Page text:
Discounted hotel rates in Mexico City and Monterrey;
     One day of pre-scheduled meetings (4-5 meetings each stop) 
with potential partners, distributors, end users, or local industry 
contacts in both Mexico City and Monterrey;
     A designated escort/translator to provide assistance 
during scheduled matchmaking meetings.

Proposed Mission Agenda

    The mission program will begin in the morning of Monday, September 
23, 2013, and continue through the afternoon of September 26, 2013.

September 22 Mexico City
    Arrival/Hotel check-in
September 23 Mexico City
    Breakfast briefing
    Chrysler Plant tour
    Welcome reception
September 24 Mexico City
    Breakfast on your own
    Matchmaking meetings with potential clients, distributors/
representatives; or
    Headquarters visits to:
    GM--company presentation and purchasing process
    Ford--company presentation and purchasing process
    Depart Mexico City en route to Monterrey
    Arrival/Hotel check-in Monterrey
September 25 Monterrey
    Breakfast briefing
    Plant tour
    Inauguration and tour of automotive trade show
    Evening Reception
September 26 Monterrey
    Breakfast on your own
    Matchmaking meetings with potential clients, distributors/
representatives
    Depart Monterrey that night or the following morning

Participation Requirements

    All parties interested in participating in the Auto Supply Chain 
Trade Mission to Mexico must complete and submit an application for 
consideration by the U.S. Department of Commerce. All applicants will 
be evaluated on their ability to meet certain conditions and to satisfy 
the selection criteria as outlined below. This mission has a goal of a 
minimum of 15 and a maximum of 20 companies to be selected to 
participate in the mission from the applicant pool. U.S. companies 
already doing business in Mexico as well as U.S. companies seeking to 
enter the market for the first time are encouraged to apply.

Fees and Expenses

    After a company has been selected to participate on the mission, a 
payment to the U.S. Department of Commerce in the form of a 
participation fee is required. The participation fee will be US $3450 
for large firms and $2900 for a small or medium-sized enterprise 
(SME).\1\ The fee for each additional firm representative (large firm 
or SME) is $300. Expenses for air travel (to Mexico City, Monterrey and 
return), lodging, meals and incidentals will be the responsibility of 
each mission participant.
---------------------------------------------------------------------------

    \1\ An SME is defined as a firm with 500 or fewer employees or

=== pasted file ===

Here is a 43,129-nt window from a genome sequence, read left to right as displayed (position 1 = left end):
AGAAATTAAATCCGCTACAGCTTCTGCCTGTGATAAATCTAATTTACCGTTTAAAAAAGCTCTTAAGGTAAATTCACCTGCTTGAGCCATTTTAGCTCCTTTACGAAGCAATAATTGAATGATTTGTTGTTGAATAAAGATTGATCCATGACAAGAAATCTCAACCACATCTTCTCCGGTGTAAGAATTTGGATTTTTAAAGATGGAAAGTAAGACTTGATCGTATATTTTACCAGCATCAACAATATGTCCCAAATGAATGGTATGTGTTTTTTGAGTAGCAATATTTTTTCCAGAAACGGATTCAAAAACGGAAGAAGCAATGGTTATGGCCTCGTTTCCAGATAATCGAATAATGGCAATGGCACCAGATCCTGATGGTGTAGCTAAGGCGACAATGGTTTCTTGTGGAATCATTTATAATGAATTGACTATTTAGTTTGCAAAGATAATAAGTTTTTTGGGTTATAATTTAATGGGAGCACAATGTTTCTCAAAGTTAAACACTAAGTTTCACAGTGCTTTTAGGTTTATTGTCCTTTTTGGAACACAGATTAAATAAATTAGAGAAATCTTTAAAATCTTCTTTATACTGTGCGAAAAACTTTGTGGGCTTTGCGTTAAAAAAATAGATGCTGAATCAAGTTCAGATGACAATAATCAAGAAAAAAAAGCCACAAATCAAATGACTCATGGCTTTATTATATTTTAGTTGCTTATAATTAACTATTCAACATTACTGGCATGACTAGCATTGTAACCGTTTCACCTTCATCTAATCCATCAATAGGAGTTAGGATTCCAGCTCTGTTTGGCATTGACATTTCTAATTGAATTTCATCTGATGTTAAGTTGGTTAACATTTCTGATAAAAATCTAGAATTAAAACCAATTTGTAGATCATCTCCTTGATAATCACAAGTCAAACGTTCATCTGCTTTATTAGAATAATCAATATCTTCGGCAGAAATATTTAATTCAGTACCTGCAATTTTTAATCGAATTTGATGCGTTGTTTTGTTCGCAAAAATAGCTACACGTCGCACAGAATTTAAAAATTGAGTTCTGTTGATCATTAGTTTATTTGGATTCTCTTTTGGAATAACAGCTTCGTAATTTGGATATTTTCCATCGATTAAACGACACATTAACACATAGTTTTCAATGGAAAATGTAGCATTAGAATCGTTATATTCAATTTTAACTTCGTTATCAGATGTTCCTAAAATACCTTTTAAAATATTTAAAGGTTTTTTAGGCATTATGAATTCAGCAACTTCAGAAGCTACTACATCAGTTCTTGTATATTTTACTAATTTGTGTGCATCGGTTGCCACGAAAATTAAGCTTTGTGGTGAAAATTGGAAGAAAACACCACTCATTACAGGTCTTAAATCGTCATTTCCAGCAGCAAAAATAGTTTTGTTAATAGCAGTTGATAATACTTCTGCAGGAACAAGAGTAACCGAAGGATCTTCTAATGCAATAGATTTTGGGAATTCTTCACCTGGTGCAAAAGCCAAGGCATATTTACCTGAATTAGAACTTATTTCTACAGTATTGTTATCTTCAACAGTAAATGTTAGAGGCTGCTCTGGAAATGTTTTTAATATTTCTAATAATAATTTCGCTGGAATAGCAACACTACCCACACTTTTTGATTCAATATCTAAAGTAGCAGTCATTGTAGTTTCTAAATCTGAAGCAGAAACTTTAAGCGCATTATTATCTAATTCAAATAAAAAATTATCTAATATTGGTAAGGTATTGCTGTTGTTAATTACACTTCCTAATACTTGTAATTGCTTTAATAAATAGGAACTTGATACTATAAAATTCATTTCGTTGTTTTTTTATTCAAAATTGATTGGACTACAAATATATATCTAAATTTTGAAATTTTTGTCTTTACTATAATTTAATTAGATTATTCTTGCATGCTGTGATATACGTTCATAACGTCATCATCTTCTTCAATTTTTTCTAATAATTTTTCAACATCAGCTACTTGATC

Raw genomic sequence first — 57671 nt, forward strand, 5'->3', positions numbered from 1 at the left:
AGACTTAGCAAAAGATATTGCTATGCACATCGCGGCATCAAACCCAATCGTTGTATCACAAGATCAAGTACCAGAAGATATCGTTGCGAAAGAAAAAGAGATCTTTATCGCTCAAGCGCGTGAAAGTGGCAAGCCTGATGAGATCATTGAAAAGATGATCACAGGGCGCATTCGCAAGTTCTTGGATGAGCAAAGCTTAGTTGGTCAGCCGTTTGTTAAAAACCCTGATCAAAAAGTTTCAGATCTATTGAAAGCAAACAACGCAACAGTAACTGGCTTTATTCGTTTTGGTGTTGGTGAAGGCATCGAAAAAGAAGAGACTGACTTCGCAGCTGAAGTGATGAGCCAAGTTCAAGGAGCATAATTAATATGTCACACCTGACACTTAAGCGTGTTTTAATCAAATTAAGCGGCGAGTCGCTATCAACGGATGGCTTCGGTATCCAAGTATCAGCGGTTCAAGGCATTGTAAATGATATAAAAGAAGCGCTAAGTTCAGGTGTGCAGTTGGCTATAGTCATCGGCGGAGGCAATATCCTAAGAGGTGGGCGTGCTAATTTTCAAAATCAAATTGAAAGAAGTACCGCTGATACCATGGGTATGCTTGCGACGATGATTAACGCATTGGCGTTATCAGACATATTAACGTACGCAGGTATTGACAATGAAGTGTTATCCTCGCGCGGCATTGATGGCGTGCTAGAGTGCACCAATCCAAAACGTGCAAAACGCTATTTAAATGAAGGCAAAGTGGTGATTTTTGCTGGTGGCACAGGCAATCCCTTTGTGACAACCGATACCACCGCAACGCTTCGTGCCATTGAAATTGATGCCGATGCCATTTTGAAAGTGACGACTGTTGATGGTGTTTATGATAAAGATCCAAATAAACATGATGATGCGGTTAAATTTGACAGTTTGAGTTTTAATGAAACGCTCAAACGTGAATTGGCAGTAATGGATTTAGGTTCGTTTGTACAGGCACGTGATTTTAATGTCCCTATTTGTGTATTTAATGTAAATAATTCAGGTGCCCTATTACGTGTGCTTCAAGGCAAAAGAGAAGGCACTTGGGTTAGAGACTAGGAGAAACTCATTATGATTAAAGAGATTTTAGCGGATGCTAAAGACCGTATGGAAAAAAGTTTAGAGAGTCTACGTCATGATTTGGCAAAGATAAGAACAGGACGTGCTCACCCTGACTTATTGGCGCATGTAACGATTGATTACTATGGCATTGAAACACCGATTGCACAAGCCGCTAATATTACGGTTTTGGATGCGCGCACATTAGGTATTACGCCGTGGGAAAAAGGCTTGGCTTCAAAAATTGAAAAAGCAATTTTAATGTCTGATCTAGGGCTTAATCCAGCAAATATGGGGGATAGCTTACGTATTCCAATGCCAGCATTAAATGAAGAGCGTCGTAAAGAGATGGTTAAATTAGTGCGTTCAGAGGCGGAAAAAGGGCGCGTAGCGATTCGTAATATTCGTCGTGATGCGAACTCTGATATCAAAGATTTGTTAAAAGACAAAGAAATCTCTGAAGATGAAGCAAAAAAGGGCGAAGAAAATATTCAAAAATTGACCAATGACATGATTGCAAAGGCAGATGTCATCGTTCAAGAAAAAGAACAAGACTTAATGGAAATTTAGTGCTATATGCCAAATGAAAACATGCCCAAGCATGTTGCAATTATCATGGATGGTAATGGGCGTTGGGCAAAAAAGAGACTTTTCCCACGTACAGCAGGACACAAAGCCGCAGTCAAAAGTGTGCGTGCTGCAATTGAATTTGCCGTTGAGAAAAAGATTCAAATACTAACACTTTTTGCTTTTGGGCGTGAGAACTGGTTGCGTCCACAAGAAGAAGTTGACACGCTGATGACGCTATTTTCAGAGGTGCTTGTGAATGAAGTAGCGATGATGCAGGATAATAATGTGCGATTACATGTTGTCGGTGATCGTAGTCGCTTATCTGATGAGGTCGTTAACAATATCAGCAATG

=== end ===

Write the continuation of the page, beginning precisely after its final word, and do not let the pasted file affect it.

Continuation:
that otherwise qualifies as a small business under SBA regulations 
(see http://www.sba.gov/services/contractingopportunities/sizestandardstopics/index.html). Parent companies, affiliates, and 
subsidiaries will be considered when determining business size. The 
dual pricing reflects the Commercial Service's user fee schedule 
that became effective May 1, 2008 (see http://www.export.gov/newsletter/march2008/initiatives.html for additional information).
---------------------------------------------------------------------------

Conditions for Participation

     An applicant must submit a completed and signed mission 
application and supplemental application materials, including adequate 
information on the company's products and/or services, primary market 
objectives, and goals for participation. If the U.S. Department of 
Commerce receives an incomplete application, the Department may reject 
the application, request additional information, or take the lack of 
information into account when evaluating the applications.
     Each applicant must also certify that the products and 
services it seeks to export through the mission are either produced in 
the United States, or, if not, marketed under the name of a U.S. firm 
and have at least fifty-one percent U.S. content.

Selection Criteria for Participation

    Selection will be based on the following criteria:
     Suitability of a company's products or services to the 
mission's goals
     Applicant's potential for business in Mexico, including 
likelihood of exports resulting from the trade mission
     Consistency of the applicant's goals and objectives with 
the stated scope of the trade mission (i.e., the sectors indicated in 
the mission description)
    Referrals from political organizations and any documents containing 
references to partisan political activities (including political 
contributions) will be removed from an applicant's submission and not 
considered during the selection process.

Timeframe for Recruitment and Applications

    Mission recruitment will be conducted in an open and public manner, 
including publication in the Federal Register, posting on the Commerce 
Department trade mission calendar (http://export.gov/trademissions/) 
and other Internet Web sites, press releases to general and trade 
media, direct mail, industry trade associations and other multiplier

[[Page 15343]]

groups, and publicity at industry meetings, symposia, conferences, and 
trade shows.
    Recruitment for the mission will begin immediately and conclude no 
later than July 12, 2013. CS Mexico will review all applications on a 
rolling basis and will inform applicants as they are accepted. 
Applications received after the July 12, 2013 date will be considered 
only if space and scheduling constraints permit.

Contacts

U.S. Commercial Service--Mexico

Ms. Monica Martinez, Commercial Specialist, U.S. Commercial Service 
Mexico--Mexico City, Tel: +52 55 5140-2628, monica.martinez@trade.gov
Mr. John Howell, Principal Commercial Officer, U.S. Commercial Service 
Mexico--Monterrey, Tel: + 52 81 8047-3223, john.howell@trade.gov
Ms. Yazmin Rojas, Commercial Specialist, U.S. Commercial Service 
Mexico--Monterrey, Tel: +52 81 8047-3118, yazmin.rojas@trade.gov

U.S. Commercial Service--United States

Ms. Eve Lerman, Senior International Trade Specialist, U.S. Commercial 
Service--East Michigan, Tel: +1 248 975-9605, eve.lerman@trade.gov

Elnora Moye,
Trade Program Assistant.
[FR Doc. 2013-05522 Filed 3-8-13; 8:45 am]
BILLING CODE 3510-DS-P